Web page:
The nature of lived experiences of using the Internet as documented by people who belong to historically marginalized backgrounds is mixed. On one hand, the Internet has clearly provided them the opportunity to create and share their narratives from their personal points of view and as representatives of their own communities. A very visible online community of various marginalized groups is voicing a counter-hegemonic discourse, step by step, providing the much-needed diversity of voices. Some prominent examples of such online avenues in the context of the Adivasi and Dalit communities:

Adivasi Resurgence (http://www.adivasiresurgence.com) makes available a platform for members of Adivasi communities to vocalise their views on the issues that concern their communities.

Round Table India (http://roundtableindia.co.in) is a website where Bahujan persons write about caste, Ambedkarism and social exclusion, thus enriching the discourse on inequalities in India.

CGNet Swara (http://cgnetswara.org) [Editor's note: It is an award-winning project and a platform to discuss issues related to the Central Gondwana region of India. CGNet Swara operates from the state of Chattisgarh. The Gond are an indigenous group and widespread ethnic minority living in this remote region that faces poverty, high illiteracy, armed insurgency and lack of economic development. CGNet Swara, which was set up in 2010, has since "chalked up a number of victories, large and small, for the Gondi-speaking villagers".3 ]

Adivasi Hunkar (http://adivasihunkar.blogpost.com), Dalit Dastak (http://dalitdastak.com) and Forward Press (www.forwardpress.in)

Experiences of epistemic violence online

Nevertheless, marginalized groups face several challenges that are defeating the democratizing purposes of the Internet. There is a very visible process of ghettoising the marginalized communities into selective online spaces, which is reflective of "othering"4 traditionally done by dominant sections of the society. By sticking stigmatized and dehumanizing labels to marginalized groups online, the discriminatory practices based on caste, class and gender have continued. One such avenue is the collaborative question-and-answer website Quora where its users, intentionally or otherwise, publish unverified, derogatory and villyfing statements and opinions about India's marginalised communities. Sample these questions about Adivasis posted on this popular website by

  • Why do regular Tamils look like Adivasis elsewhere in India?
  • Have you ever been looted by Adivasis while travelling in distant areas?
  • Why do Adivasis live in jungle and not in human society?
  • What clothes do Adivasis wear?

Let us examine how these online posts are harmful to the people they refer to, in this case, Adivasis:

  • Why do regular Tamils look like Adivasis elsewhere in India? This is a factually incorrect and loaded question that equates dark-skinned Tamil-speaking people with dark-skinned Adivasis. It implies that only Adivasis are supposed to be extremely dark-skinned. Thus, it is racist towards both Adivasis and Tamils.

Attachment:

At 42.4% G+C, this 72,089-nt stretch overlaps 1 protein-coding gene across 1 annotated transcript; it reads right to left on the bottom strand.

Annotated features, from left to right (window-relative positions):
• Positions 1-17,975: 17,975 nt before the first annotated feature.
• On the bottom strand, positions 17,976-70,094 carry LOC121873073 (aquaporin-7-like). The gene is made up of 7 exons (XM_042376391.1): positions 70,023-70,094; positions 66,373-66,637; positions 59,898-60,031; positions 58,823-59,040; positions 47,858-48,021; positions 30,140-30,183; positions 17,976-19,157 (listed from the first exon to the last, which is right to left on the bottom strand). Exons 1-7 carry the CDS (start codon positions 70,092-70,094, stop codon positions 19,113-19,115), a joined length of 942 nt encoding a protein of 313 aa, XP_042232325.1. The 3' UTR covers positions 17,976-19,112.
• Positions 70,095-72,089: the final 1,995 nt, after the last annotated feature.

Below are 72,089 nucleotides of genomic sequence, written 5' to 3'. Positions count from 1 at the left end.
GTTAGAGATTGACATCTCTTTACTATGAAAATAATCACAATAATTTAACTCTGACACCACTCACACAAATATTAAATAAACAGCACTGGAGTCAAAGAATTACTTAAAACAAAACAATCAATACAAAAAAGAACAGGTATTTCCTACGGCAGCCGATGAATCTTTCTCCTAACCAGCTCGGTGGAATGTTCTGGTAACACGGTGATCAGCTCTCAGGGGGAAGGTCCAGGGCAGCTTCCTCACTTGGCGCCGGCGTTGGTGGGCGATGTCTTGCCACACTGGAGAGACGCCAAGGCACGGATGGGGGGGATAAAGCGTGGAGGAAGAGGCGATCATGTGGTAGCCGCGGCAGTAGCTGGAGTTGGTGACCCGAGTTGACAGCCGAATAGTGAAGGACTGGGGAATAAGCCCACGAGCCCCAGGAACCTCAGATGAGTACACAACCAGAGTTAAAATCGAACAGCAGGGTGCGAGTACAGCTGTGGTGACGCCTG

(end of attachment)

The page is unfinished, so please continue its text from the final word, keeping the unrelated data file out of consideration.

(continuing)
• Have you ever been looted by Adivasis while travelling in distant areas? [Editor's note: This question, fallacious and loaded, perpetuates the negative stereotype that Adivasis who live in remote, far-flung places are robbers who attack travellers. It tries to indicate that Adivasis are, in a sense, sub-human. Another implication is that Adivasis are criminals. The Phasé Pardhi people of Maharashtra and Madhya Pradesh, for example, were marked as a "criminal tribe" by a colonial British law in the early 1870s. While the law no longer stands in India, the Phasé Pardhis face stigma and social ostracism to this day as a result of such criminal-branding.]
  • Why do Adivasis live in jungle and not in human society? [Editor's note: This question stems from another stereotype that all Adivasis live deep inside the forests, cut off from all "human civilisation", and they necessarily do so out of choice. Their choice indicates that they are uncultured and wild, or as the term goes, "jungli"5. The fact is that very few indigenous populations have remained 5 completely untouched by outside influence, some of which has been very damaging to them67 and to the natural resources they have been tending to for 67 generations8.]
  • What clothes do Adivasi wear? The question by itself may be an innocuous request for information. However, such questions tend to draw answers that further reinforce negative stereotypes about indigenous people.9 The right to self-identification is considered a basic human right. Labeling anyone by their physical appearance or traditional attire robs them of human dignity.